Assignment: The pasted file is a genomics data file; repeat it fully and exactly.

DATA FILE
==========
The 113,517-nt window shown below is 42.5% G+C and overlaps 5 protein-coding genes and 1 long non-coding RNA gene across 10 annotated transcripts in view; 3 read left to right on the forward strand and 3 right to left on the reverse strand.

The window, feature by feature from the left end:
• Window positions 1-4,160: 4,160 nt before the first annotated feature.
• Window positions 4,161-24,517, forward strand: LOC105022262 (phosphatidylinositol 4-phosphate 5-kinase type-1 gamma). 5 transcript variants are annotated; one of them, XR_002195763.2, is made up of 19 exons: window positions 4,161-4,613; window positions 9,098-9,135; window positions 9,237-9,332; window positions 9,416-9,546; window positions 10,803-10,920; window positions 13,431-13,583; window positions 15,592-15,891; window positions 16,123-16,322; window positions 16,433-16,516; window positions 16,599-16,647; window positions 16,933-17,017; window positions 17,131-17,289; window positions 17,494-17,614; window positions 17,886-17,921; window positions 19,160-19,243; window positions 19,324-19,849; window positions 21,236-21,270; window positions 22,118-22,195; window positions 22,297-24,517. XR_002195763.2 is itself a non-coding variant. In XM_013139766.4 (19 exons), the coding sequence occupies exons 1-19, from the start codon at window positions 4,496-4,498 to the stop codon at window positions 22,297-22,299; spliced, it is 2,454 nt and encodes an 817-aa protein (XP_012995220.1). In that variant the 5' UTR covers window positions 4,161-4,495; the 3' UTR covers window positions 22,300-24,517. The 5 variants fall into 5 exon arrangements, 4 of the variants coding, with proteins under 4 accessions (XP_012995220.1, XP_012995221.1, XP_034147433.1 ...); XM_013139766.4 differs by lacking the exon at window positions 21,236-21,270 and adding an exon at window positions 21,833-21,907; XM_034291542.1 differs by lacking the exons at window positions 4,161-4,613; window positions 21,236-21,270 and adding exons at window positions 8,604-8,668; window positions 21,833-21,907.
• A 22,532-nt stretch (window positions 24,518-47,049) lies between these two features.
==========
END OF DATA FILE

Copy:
The 113,517-nt window shown below is 42.5% G+C and overlaps 5 protein-coding genes and 1 long non-coding RNA gene across 10 annotated transcripts in view; 3 read left to right on the forward strand and 3 right to left on the reverse strand.

The window, feature by feature from the left end:
• Window positions 1-4,160: 4,160 nt before the first annotated feature.
• Window positions 4,161-24,517, forward strand: LOC105022262 (phosphatidylinositol 4-phosphate 5-kinase type-1 gamma). 5 transcript variants are annotated; one of them, XR_002195763.2, is made up of 19 exons: window positions 4,161-4,613; window positions 9,098-9,135; window positions 9,237-9,332; window positions 9,416-9,546; window positions 10,803-10,920; window positions 13,431-13,583; window positions 15,592-15,891; window positions 16,123-16,322; window positions 16,433-16,516; window positions 16,599-16,647; window positions 16,933-17,017; window positions 17,131-17,289; window positions 17,494-17,614; window positions 17,886-17,921; window positions 19,160-19,243; window positions 19,324-19,849; window positions 21,236-21,270; window positions 22,118-22,195; window positions 22,297-24,517. XR_002195763.2 is itself a non-coding variant. In XM_013139766.4 (19 exons), the coding sequence occupies exons 1-19, from the start codon at window positions 4,496-4,498 to the stop codon at window positions 22,297-22,299; spliced, it is 2,454 nt and encodes an 817-aa protein (XP_012995220.1). In that variant the 5' UTR covers window positions 4,161-4,495; the 3' UTR covers window positions 22,300-24,517. The 5 variants fall into 5 exon arrangements, 4 of the variants coding, with proteins under 4 accessions (XP_012995220.1, XP_012995221.1, XP_034147433.1 ...); XM_013139766.4 differs by lacking the exon at window positions 21,236-21,270 and adding an exon at window positions 21,833-21,907; XM_034291542.1 differs by lacking the exons at window positions 4,161-4,613; window positions 21,236-21,270 and adding exons at window positions 8,604-8,668; window positions 21,833-21,907.
• A 22,532-nt stretch (window positions 24,518-47,049) lies between these two features.